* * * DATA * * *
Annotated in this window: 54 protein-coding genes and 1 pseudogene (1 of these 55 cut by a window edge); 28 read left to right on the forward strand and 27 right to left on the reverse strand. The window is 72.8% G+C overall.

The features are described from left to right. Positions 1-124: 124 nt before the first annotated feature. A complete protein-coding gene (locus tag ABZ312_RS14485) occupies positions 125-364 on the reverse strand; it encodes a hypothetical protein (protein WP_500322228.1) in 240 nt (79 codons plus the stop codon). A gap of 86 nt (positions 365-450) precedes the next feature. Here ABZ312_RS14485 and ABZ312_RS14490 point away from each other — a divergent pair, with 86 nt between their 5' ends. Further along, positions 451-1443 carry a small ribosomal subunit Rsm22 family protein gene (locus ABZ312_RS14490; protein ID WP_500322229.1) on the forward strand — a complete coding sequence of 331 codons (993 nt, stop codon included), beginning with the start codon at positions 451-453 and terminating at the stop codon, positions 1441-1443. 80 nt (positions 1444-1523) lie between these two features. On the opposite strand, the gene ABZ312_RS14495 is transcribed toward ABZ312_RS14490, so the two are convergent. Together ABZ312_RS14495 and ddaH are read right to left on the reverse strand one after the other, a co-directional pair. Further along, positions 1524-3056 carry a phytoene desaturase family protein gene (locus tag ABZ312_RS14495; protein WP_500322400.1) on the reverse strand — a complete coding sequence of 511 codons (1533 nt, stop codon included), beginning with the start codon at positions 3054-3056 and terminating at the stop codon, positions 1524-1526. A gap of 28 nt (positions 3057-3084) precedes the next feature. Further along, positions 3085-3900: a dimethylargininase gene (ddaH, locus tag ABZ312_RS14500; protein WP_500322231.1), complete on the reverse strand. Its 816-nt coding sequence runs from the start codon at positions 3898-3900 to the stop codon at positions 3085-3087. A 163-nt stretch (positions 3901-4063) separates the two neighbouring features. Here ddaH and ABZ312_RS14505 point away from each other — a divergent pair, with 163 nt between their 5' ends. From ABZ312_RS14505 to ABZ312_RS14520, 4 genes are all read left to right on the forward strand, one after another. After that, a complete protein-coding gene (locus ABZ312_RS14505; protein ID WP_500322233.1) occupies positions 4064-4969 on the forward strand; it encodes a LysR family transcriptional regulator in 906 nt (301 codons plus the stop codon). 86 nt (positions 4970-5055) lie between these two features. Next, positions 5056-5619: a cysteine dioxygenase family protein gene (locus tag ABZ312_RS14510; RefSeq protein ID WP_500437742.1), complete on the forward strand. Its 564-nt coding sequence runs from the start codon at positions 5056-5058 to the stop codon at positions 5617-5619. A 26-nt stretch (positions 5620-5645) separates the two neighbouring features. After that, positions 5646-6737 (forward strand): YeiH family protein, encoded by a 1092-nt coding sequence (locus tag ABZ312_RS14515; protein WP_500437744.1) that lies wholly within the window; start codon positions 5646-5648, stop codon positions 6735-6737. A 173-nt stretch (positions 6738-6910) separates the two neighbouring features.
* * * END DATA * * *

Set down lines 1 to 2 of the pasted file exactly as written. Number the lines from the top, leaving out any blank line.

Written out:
Annotated in this window: 54 protein-coding genes and 1 pseudogene (1 of these 55 cut by a window edge); 28 read left to right on the forward strand and 27 right to left on the reverse strand. The window is 72.8% G+C overall.

The features are described from left to right. Positions 1-124: 124 nt before the first annotated feature. A complete protein-coding gene (locus tag ABZ312_RS14485) occupies positions 125-364 on the reverse strand; it encodes a hypothetical protein (protein WP_500322228.1) in 240 nt (79 codons plus the stop codon). A gap of 86 nt (positions 365-450) precedes the next feature. Here ABZ312_RS14485 and ABZ312_RS14490 point away from each other — a divergent pair, with 86 nt between their 5' ends. Further along, positions 451-1443 carry a small ribosomal subunit Rsm22 family protein gene (locus ABZ312_RS14490; protein ID WP_500322229.1) on the forward strand — a complete coding sequence of 331 codons (993 nt, stop codon included), beginning with the start codon at positions 451-453 and terminating at the stop codon, positions 1441-1443. 80 nt (positions 1444-1523) lie between these two features. On the opposite strand, the gene ABZ312_RS14495 is transcribed toward ABZ312_RS14490, so the two are convergent. Together ABZ312_RS14495 and ddaH are read right to left on the reverse strand one after the other, a co-directional pair. Further along, positions 1524-3056 carry a phytoene desaturase family protein gene (locus tag ABZ312_RS14495; protein WP_500322400.1) on the reverse strand — a complete coding sequence of 511 codons (1533 nt, stop codon included), beginning with the start codon at positions 3054-3056 and terminating at the stop codon, positions 1524-1526. A gap of 28 nt (positions 3057-3084) precedes the next feature. Further along, positions 3085-3900: a dimethylargininase gene (ddaH, locus tag ABZ312_RS14500; protein WP_500322231.1), complete on the reverse strand. Its 816-nt coding sequence runs from the start codon at positions 3898-3900 to the stop codon at positions 3085-3087. A 163-nt stretch (positions 3901-4063) separates the two neighbouring features. Here ddaH and ABZ312_RS14505 point away from each other — a divergent pair, with 163 nt between their 5' ends. From ABZ312_RS14505 to ABZ312_RS14520, 4 genes are all read left to right on the forward strand, one after another. After that, a complete protein-coding gene (locus ABZ312_RS14505; protein ID WP_500322233.1) occupies positions 4064-4969 on the forward strand; it encodes a LysR family transcriptional regulator in 906 nt (301 codons plus the stop codon). 86 nt (positions 4970-5055) lie between these two features. Next, positions 5056-5619: a cysteine dioxygenase family protein gene (locus tag ABZ312_RS14510; RefSeq protein ID WP_500437742.1), complete on the forward strand. Its 564-nt coding sequence runs from the start codon at positions 5056-5058 to the stop codon at positions 5617-5619. A 26-nt stretch (positions 5620-5645) separates the two neighbouring features. After that, positions 5646-6737 (forward strand): YeiH family protein, encoded by a 1092-nt coding sequence (locus tag ABZ312_RS14515; protein WP_500437744.1) that lies wholly within the window; start codon positions 5646-5648, stop codon positions 6735-6737. A 173-nt stretch (positions 6738-6910) separates the two neighbouring features.